Published On:04 November 2013
Posted by Indian Muslim Observer

Policy paralysis catapults reforms vision to save India

By Syed Ali Mujtaba

The big debate in India is whether there is crisis of leadership or there is crisis of vision and mission to run the country. While there can be endless debate on the leadership issue, there exists a consensus on policy paralysis and India is in dire need of reforms at various levels to redeem itself.

An interesting book "Reforms to Save India" by S. Gokulraj lists out number of suggestions that need attention, although some may be laughing stock and quite out of context. Notwithstanding the facts, the author wants to convey the message that India needs systemic change in order to gallop on the highway of progress.

Attacking on the electoral system of India the author makes some pointed reference towards electoral reforms. He says the solution for general elections is to have a Single Transfer Direct Preferential voting system as it is followed to select the President of India. This will empower the people to select the person they want directly as they cast a primary vote for a person of their choice and a secondary vote for their second choice. He suggests that there should be provision for recall of the representative after two-and-a-half-years, if he fails to perform.

The author also sees problem in the way our Parliament functions. He finds it lethargic procedural and slow in operation. As part of Parliamentary reforms, he suggests the President of India should be made the speaker of the Lok Sabha and the question hour should be at the start of the proceedings and not in the end.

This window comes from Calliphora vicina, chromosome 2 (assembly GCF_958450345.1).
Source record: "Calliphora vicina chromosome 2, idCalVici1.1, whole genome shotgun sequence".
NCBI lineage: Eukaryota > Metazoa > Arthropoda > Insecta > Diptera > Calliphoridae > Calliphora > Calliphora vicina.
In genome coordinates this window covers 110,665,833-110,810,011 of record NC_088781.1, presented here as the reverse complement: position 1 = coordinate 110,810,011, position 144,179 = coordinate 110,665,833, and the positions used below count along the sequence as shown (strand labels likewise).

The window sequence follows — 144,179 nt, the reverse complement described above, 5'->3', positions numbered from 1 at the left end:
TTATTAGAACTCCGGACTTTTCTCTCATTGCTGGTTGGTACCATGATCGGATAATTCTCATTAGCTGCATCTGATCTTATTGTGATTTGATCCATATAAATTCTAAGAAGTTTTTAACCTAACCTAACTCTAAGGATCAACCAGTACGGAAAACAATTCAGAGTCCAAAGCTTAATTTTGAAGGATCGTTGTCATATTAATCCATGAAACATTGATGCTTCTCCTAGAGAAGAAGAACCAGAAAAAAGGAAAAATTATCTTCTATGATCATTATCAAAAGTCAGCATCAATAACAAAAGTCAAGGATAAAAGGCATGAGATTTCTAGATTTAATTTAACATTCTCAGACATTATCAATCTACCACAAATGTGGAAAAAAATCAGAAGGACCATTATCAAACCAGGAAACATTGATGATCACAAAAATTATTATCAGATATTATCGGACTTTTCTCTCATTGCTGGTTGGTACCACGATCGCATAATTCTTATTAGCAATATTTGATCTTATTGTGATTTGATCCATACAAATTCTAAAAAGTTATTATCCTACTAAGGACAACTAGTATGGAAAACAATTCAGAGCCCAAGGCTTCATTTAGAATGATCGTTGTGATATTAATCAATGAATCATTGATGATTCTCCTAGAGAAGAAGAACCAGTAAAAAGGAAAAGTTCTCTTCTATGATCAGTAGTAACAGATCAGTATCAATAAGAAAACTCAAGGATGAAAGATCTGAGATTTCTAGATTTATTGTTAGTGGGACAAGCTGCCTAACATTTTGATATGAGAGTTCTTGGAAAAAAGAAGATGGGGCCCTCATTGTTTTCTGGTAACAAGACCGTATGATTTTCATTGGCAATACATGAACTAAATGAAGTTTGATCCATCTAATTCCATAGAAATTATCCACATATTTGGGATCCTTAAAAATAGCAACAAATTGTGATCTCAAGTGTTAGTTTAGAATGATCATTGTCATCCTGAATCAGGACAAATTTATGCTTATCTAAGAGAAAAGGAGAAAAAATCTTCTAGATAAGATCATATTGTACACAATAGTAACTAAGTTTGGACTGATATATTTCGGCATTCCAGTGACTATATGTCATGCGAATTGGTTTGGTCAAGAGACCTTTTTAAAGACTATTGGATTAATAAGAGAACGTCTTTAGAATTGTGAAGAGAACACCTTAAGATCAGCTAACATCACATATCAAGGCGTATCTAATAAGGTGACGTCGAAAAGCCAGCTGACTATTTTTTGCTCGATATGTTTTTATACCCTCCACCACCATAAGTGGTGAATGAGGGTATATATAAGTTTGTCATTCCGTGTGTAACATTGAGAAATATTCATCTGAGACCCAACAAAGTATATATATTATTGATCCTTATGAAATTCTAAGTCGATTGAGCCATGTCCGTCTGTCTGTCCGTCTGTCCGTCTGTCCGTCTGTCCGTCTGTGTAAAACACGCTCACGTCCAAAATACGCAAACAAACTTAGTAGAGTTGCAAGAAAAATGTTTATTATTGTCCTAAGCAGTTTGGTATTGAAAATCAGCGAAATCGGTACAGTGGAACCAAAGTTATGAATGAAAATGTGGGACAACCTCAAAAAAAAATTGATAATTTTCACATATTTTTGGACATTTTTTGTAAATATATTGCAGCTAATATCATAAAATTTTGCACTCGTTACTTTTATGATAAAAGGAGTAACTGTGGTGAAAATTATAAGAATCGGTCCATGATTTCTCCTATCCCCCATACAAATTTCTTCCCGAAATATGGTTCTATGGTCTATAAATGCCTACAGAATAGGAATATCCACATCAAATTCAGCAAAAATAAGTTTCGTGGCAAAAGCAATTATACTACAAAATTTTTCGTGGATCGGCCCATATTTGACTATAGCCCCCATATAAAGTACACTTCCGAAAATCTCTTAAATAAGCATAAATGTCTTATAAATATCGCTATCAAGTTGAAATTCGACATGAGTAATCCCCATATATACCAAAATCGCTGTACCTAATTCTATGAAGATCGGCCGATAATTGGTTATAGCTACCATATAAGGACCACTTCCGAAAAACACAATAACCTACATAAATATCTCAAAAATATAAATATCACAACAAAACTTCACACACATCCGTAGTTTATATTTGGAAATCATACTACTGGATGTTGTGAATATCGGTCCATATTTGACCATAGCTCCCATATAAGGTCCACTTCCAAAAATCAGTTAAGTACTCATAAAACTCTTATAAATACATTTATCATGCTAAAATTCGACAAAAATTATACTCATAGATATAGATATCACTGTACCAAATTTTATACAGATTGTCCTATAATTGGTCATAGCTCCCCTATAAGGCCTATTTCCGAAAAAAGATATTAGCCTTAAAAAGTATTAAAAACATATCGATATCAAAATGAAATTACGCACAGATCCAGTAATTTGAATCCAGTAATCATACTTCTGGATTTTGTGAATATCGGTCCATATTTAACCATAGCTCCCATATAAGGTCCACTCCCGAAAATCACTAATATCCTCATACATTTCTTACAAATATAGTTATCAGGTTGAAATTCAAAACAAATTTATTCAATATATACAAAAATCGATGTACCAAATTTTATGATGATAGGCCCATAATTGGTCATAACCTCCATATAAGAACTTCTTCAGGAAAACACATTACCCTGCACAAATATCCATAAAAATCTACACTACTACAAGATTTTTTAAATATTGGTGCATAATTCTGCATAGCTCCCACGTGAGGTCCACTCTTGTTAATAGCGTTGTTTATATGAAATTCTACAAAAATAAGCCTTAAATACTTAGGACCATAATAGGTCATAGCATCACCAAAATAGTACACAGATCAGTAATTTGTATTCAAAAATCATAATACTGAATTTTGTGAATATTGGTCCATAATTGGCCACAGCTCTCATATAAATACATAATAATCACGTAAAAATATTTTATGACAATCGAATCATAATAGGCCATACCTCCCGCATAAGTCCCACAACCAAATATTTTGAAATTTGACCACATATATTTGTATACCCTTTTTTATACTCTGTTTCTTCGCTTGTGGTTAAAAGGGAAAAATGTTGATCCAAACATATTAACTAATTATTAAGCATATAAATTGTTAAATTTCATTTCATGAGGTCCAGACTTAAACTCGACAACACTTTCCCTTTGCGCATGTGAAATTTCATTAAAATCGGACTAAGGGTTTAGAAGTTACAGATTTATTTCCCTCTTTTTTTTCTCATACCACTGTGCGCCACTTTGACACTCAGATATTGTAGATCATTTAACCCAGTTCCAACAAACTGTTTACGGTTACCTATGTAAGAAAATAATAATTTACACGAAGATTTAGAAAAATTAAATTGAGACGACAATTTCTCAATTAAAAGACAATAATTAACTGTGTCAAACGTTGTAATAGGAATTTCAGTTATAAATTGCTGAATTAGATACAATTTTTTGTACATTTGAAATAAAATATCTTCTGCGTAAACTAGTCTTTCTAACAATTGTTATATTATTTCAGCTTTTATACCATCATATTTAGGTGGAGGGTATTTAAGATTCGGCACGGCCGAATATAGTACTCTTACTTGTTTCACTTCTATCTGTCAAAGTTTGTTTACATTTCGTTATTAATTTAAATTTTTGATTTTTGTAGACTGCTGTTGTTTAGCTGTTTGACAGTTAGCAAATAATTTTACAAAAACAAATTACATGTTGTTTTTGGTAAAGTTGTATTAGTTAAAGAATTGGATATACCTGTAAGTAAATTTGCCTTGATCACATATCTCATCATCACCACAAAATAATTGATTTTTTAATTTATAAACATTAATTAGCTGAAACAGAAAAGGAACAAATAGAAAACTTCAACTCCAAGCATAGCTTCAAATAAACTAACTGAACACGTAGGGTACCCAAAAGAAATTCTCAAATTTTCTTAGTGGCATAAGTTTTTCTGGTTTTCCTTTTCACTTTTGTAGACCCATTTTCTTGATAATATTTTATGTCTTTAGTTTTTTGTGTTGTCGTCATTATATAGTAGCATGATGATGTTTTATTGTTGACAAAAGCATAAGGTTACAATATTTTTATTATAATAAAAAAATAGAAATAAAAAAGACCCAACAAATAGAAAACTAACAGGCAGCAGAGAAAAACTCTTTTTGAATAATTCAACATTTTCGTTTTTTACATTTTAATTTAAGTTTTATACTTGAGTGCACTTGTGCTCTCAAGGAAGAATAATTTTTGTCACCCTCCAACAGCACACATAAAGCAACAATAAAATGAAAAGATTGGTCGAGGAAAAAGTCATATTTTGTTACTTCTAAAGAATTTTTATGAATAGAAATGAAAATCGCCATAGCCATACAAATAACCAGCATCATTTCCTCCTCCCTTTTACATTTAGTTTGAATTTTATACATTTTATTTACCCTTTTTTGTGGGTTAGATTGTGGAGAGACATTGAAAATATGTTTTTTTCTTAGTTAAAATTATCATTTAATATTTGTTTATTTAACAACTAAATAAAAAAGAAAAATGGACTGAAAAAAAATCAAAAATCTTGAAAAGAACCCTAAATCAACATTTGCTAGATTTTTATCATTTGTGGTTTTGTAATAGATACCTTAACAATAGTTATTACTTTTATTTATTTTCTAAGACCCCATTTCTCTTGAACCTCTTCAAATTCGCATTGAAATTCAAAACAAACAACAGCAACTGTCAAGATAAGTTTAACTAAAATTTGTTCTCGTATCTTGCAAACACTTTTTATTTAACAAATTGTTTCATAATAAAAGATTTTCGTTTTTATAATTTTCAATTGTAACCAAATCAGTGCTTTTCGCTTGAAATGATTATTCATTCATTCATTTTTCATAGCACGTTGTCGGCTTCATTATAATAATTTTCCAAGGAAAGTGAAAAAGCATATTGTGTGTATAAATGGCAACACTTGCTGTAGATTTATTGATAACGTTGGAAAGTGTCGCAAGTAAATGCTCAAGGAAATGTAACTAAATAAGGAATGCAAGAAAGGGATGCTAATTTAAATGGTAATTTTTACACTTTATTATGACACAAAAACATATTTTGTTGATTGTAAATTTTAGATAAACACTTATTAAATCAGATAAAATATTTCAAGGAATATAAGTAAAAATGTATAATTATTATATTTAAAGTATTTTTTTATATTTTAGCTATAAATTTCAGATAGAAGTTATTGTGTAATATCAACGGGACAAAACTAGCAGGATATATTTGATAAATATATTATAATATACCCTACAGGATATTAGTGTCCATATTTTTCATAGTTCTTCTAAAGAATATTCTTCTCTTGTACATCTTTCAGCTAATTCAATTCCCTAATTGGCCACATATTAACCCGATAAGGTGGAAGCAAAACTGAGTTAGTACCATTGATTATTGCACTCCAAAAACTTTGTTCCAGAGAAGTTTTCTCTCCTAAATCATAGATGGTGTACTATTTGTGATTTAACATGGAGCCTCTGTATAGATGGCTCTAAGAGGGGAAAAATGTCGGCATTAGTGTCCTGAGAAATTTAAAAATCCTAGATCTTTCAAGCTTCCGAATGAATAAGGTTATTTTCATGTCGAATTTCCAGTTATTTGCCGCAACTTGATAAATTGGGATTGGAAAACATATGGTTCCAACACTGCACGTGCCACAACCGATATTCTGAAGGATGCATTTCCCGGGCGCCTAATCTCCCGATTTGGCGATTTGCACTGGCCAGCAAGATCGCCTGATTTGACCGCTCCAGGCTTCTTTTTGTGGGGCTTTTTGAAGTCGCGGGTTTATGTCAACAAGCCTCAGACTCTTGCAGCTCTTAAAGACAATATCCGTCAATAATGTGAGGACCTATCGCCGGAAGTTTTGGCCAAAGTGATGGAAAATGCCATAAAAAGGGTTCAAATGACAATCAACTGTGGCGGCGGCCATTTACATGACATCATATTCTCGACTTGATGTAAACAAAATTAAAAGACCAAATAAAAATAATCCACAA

He also likes to see reforms in the system of Cabinet of Ministers, which constitute the government. He suggests that at the ministerial level, there should be three ministers for every Ministry. A Ministry should have an executive minister with the specific background of the portfolio he holds, and he should be selected by the UPSC. Then there should be a shadow minister from the opposition party, the third be an elected representative from the ruling party. He insists that proper educational qualification should be mandatory for handling the ministry.

Getting down on the issue of accountability, the author demands that the employees in Government offices should be made accountable. There should be monthly targets of work and this has to be audited on monthly basis. In finance and administration, he recommends, a self-sufficient revenue model.

He wants to see municipal reforms and likes each municipal corporation maintain a treasury and use 50 per cent of the money for developmental activities. He also mentions introduction of EVCC (Electronic Voting and Complaint Registration Card) which can be used as an ATM card to register complaints on bad roads and drains. The author is of the view that this model would help faster implementation of development activities in the cities towns and districts of India.

Turning his attention to the villages that is sulking in penury, he advocates Corporate Cluster Cooperative Farming in agriculture, where corporate houses adopt villages, invest money in agriculture, and buy the produce from the farmers in bulk.

He wants reforms in the employment exchange level and likes the government to help the economically weaker sections of the society. As a means to rehabilitate such people, he suggests attaching them to the agencies such as the employment exchange that may generate jobs for them in the Government or in Corporate Sectors.